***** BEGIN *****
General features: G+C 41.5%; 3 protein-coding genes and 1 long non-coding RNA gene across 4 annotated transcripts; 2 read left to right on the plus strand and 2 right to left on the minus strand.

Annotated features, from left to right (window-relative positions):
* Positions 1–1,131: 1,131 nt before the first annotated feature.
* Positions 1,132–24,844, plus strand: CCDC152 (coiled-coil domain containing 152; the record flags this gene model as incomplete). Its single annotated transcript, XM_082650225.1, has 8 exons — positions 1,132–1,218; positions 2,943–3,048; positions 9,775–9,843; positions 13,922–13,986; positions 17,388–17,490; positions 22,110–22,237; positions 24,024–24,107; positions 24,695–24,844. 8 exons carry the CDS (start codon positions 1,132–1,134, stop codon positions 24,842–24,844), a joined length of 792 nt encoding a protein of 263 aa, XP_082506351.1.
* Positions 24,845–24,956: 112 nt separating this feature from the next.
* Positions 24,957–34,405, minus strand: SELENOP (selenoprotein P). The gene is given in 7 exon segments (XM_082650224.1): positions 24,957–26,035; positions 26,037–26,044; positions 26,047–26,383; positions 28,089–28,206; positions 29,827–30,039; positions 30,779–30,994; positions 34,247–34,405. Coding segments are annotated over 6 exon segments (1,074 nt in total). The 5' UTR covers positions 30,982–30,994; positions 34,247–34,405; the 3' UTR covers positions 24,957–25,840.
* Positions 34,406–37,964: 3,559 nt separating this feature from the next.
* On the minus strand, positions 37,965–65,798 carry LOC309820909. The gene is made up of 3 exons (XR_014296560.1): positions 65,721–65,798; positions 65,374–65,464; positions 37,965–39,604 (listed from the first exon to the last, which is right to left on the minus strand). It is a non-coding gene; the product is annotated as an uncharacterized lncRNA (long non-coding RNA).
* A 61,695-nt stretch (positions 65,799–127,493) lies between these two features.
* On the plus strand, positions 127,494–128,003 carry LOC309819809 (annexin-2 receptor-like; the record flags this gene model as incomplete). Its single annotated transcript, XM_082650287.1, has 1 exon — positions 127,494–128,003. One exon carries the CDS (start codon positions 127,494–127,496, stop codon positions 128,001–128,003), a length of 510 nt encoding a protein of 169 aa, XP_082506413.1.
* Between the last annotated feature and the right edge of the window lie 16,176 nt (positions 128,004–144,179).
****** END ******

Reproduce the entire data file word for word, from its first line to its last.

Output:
General features: G+C 41.5%; 3 protein-coding genes and 1 long non-coding RNA gene across 4 annotated transcripts; 2 read left to right on the plus strand and 2 right to left on the minus strand.

Annotated features, from left to right (window-relative positions):
* Positions 1–1,131: 1,131 nt before the first annotated feature.
* Positions 1,132–24,844, plus strand: CCDC152 (coiled-coil domain containing 152; the record flags this gene model as incomplete). Its single annotated transcript, XM_082650225.1, has 8 exons — positions 1,132–1,218; positions 2,943–3,048; positions 9,775–9,843; positions 13,922–13,986; positions 17,388–17,490; positions 22,110–22,237; positions 24,024–24,107; positions 24,695–24,844. 8 exons carry the CDS (start codon positions 1,132–1,134, stop codon positions 24,842–24,844), a joined length of 792 nt encoding a protein of 263 aa, XP_082506351.1.
* Positions 24,845–24,956: 112 nt separating this feature from the next.
* Positions 24,957–34,405, minus strand: SELENOP (selenoprotein P). The gene is given in 7 exon segments (XM_082650224.1): positions 24,957–26,035; positions 26,037–26,044; positions 26,047–26,383; positions 28,089–28,206; positions 29,827–30,039; positions 30,779–30,994; positions 34,247–34,405. Coding segments are annotated over 6 exon segments (1,074 nt in total). The 5' UTR covers positions 30,982–30,994; positions 34,247–34,405; the 3' UTR covers positions 24,957–25,840.
* Positions 34,406–37,964: 3,559 nt separating this feature from the next.
* On the minus strand, positions 37,965–65,798 carry LOC309820909. The gene is made up of 3 exons (XR_014296560.1): positions 65,721–65,798; positions 65,374–65,464; positions 37,965–39,604 (listed from the first exon to the last, which is right to left on the minus strand). It is a non-coding gene; the product is annotated as an uncharacterized lncRNA (long non-coding RNA).
* A 61,695-nt stretch (positions 65,799–127,493) lies between these two features.
* On the plus strand, positions 127,494–128,003 carry LOC309819809 (annexin-2 receptor-like; the record flags this gene model as incomplete). Its single annotated transcript, XM_082650287.1, has 1 exon — positions 127,494–128,003. One exon carries the CDS (start codon positions 127,494–127,496, stop codon positions 128,001–128,003), a length of 510 nt encoding a protein of 169 aa, XP_082506413.1.
* Between the last annotated feature and the right edge of the window lie 16,176 nt (positions 128,004–144,179).